Background Chronic pain directly or indirectly interferes with valued personal goals. Goal adjustment plays a central role in patients' adaptation. Studies on the relationship between optimism and goal regulation have shown that people with high dispositional optimism adjust their goals in a flexible way, and that flexible goal adjustment promotes quality of life.
Purpose The aim of this study was to analyze the relationship among optimism, goal adjustment, and adaptation in patients with chronic pain.
Methods A sample of 258 patients with chronic musculoskeletal pain completed questionnaires on optimism, reengagement, disengagement, flexibility, tenacity, rumination, purpose in life, well-being, pain intensity, daily functioning, and impairment.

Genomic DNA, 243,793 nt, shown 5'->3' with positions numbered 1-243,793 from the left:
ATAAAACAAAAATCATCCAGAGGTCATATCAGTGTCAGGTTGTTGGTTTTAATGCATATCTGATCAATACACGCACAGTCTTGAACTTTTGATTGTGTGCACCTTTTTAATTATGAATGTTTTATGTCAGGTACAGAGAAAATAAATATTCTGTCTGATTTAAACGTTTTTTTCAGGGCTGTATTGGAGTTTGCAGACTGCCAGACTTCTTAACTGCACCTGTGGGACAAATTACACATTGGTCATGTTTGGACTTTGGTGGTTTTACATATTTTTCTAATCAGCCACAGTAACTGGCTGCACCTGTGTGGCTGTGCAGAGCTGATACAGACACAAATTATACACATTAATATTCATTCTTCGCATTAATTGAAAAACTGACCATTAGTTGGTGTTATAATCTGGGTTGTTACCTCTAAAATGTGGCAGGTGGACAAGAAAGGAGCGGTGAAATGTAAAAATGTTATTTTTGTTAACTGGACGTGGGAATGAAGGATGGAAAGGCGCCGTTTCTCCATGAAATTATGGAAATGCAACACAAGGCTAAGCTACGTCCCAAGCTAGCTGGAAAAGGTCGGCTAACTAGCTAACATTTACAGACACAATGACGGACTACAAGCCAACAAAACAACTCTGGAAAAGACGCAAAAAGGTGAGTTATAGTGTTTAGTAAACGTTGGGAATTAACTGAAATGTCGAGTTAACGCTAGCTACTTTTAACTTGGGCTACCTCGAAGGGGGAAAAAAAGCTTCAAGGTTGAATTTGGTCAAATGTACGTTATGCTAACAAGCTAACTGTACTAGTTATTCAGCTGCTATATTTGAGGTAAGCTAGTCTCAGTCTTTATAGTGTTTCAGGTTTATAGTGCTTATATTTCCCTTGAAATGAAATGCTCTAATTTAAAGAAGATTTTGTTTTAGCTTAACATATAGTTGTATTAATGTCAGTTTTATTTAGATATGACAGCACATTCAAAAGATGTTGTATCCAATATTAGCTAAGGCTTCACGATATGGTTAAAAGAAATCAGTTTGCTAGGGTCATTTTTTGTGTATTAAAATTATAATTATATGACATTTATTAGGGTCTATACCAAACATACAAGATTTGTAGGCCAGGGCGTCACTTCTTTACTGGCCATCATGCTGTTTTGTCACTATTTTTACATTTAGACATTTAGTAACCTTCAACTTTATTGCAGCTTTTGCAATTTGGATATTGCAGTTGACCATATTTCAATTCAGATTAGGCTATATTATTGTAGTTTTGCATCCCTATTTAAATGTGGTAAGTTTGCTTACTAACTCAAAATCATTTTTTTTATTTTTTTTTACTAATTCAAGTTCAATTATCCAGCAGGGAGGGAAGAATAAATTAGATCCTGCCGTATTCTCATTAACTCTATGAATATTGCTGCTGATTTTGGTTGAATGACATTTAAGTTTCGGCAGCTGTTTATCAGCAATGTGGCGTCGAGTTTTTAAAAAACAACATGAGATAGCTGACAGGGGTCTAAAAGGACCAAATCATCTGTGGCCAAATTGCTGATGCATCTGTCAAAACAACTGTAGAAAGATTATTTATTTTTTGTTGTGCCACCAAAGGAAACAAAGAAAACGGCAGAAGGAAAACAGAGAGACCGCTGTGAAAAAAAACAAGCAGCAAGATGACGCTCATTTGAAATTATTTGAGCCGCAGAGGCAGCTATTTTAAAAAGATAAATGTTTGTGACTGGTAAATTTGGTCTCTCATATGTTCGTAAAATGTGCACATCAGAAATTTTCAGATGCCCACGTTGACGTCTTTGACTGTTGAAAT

Results Structural equation modeling analysis showed that optimism had a positive association with reengagement, flexibility, and tenacity, and a negative association with disengagement. Disengagement was positively associated with rumination, whereas reengagement, flexibility, and tenacity were associated with higher levels of purpose in life, which were strongly associated with adaptation in patients with chronic pain.
Conclusions This study supports the conclusions of previous research on the role of goal adjustment as a mediator variable between optimism and well-being.
The relationship between optimism and the successful adaptation of patients with chronic pain is mediated by the effectiveness of goal adjustment strategies and the levels of purpose in life.
- Goal adjustment
- Chronic pain
- ADAPTIVE SELF-REGULATION
- FEAR-AVOIDANCE MODEL
- DISPOSITIONAL OPTIMISM
- FIT INDEXES